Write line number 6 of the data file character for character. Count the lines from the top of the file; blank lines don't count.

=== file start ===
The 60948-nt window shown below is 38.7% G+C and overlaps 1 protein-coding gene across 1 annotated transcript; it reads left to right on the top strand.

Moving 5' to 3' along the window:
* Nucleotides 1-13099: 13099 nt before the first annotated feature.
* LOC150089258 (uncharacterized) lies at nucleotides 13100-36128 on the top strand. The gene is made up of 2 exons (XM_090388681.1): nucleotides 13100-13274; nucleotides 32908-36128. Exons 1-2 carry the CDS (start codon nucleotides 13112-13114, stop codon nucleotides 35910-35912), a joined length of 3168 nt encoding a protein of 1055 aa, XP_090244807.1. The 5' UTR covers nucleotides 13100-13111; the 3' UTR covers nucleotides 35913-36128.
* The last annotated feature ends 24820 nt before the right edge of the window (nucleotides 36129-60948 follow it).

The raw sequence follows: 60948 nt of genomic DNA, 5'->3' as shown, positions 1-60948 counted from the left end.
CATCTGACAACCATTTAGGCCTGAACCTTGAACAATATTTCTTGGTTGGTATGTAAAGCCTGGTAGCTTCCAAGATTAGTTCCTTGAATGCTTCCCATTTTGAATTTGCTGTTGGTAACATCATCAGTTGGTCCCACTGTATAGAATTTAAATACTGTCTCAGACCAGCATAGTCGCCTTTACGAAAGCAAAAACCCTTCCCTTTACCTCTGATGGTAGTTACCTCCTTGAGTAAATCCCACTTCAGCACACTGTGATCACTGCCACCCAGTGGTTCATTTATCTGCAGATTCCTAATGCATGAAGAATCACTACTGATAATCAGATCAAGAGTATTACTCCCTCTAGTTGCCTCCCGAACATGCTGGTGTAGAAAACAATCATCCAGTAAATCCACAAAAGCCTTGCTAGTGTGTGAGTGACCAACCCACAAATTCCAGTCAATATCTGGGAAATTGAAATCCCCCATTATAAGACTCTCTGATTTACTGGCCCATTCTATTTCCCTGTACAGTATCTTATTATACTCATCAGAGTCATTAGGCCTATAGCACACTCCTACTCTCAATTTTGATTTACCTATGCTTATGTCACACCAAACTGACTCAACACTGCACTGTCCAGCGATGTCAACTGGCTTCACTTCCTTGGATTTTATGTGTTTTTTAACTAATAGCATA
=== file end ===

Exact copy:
The raw sequence follows: 60948 nt of genomic DNA, 5'->3' as shown, positions 1-60948 counted from the left end.